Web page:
By Michelle Sutton
We Are The (end of the) World is a light-hearted musical comedy that seeks to hold up a mirror to “do-gooder” culture in Australia. The title references the ‘We Are The World’ (1985) charity single that raised money for Africa. The show depicts a group of people who hold a concert to raise funds for farmers, with alarming outcomes that ricochet around Australia. The new Australian musical is produced by Supply Evolution at the New Theatre and part of the 2019 Sydney Fringe Festival. The musical is written by Edan McGovern and Aaron Robuck who are also in the cast ensemble of ten performers.
Comedic stand out goes to Billie Palin, who immerses herself in the delightfully sarcastic and self-interested news presenter. The best one-liners and references to Australian pop culture are all hers. One highlight is when she states she wants classy fireworks like “Nicky Webster at the Sydney Olympics, not Ricky Lee at Vivid”. Palin expertly milks every opportunity in the material and shines in a number where her interview with a farmer essentially turns into one-woman cabaret act as she bemoans his totally made-up tragic past for viewer sympathy. The power of the media to shed light on real issues, yet also its capacity to construct entirely new self-serving issues is reflected well in this dynamic character.
The opening number explores social class in Australia, and upper class people’s desire to dip in and out of it, according to what suits them. Behind the cast is a cardboard ship that reads “S.S Privilege”. This number is clever and catchy, setting a high bar that the rest of the show struggles to reach. Although it is easy to see the show is aiming to discuss the ethics of charity, it gets a bit lost in the middle, bogged down by egg puns and an awkwardly long scene where a producer (Prudence Holloway) and choreographer (Aaron Robuck) cast performers for the charity concert. Many jokes are misfired in an attempt to subvert the biases of the media and reality television’s incessant need to manufacture diversity and sob stories. The intention is clear, however the racial and hyper sexualised jokes come off as more offensive than subversive. Edan Mcgovern’s solo is in the form of a rap, and exposes the contradictions of building an identity around donating to those ‘less fortunate’. It is the wittiest and most provocative song in the musical and best showcases McGovern and Robuck’s writing. The closing number imparts the final admirable message that our intentions are what matter, and that working on one’s own character is more important than giving cash away to a trendy cause. Determined to remind the audience that the show is coming from a place of humour and not preaching, this song is performed by the ensemble in chicken suits.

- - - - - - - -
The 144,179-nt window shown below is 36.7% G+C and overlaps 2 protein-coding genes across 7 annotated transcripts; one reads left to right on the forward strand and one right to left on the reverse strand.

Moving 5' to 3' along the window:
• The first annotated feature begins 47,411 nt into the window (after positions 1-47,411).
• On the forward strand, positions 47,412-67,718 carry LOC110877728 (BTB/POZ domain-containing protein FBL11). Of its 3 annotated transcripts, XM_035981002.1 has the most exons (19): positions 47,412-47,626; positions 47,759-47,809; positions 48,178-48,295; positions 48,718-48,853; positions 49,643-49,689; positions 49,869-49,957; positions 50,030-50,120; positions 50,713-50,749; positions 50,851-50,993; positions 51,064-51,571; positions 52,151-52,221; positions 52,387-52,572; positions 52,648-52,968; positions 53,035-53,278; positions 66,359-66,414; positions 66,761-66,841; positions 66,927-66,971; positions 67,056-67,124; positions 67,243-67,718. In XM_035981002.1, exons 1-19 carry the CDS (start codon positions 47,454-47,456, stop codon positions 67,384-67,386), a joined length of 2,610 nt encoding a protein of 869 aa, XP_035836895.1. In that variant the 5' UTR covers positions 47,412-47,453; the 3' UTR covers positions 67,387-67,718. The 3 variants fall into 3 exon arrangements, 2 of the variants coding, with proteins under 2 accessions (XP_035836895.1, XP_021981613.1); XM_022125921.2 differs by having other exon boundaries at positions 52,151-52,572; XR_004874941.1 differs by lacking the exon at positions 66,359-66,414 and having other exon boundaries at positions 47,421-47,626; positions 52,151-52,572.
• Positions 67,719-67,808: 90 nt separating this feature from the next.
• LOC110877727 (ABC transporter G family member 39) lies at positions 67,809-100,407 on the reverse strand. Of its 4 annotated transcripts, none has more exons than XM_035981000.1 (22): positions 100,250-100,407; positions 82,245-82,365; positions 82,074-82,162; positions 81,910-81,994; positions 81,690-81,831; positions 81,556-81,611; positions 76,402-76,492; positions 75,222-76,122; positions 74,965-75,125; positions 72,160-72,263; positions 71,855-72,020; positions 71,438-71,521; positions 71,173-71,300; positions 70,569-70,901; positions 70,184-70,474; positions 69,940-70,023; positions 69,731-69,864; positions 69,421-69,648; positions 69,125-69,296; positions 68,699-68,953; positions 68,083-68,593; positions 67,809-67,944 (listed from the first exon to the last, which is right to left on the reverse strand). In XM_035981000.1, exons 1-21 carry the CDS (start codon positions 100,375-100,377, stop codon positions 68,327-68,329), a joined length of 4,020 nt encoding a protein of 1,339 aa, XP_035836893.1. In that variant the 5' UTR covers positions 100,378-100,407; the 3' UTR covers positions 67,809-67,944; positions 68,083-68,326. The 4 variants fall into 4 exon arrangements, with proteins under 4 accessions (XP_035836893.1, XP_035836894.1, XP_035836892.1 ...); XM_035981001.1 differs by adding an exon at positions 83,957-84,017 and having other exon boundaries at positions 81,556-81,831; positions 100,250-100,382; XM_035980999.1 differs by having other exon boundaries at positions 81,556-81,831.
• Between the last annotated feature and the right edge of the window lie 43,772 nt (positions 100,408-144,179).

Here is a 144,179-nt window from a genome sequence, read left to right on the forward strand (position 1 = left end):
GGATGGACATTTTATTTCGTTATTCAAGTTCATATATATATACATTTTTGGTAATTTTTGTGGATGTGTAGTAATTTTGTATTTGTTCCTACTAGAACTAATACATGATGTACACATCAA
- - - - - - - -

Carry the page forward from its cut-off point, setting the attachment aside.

Cast members take turns to play piano and guitar on stage for each song. In one number an egg-shaker is added, played by a very compliant audience member. To the horror of some and delight of others, there is a hefty amount of upfront audience involvement in this show. A screen is used to play a short 60-minutes-style news clip of the egg-breaking epidemic that has put a strain on Australian farmers. The clip is entertaining and serves a dual purpose explaining the root of the crisis, and setting the tone for the show. The narrative is non-linear, involving flashbacks and an interrogation of the news presenter who witnessed the chaos. A voice-over is used for the interrogator, whose identity is never made clear. Is it the voice of God, a law enforcement officer, or a television network boss? The structure of the musical is a touch muddled and some plot points vague, but perhaps that is the intended effect as it is a satirical, somewhat dystopian show.
Audiences will find lots to laugh at in this goofy, self-aware, self-deprecating musical. The show does feel timely, and its attempt to explore the dark motivations of people to use charitable giving as a status symbol is noble. It certainly does capture elements of Australian culture accurately however this feels scattered and is definitely overshadowed by repetitive jokes that begin to drag halfway into the show. We Are The (end of the) World is a great addition to this year’s Sydney Fringe Festival as it offers a fresh perspective, however the musical would benefit from further refinement and refocussing to really make an impact.
Image Credit: OStiene Photography
All opinions and thoughts expressed within reviews on Theatre Travels are those of the writer and not of the company at large.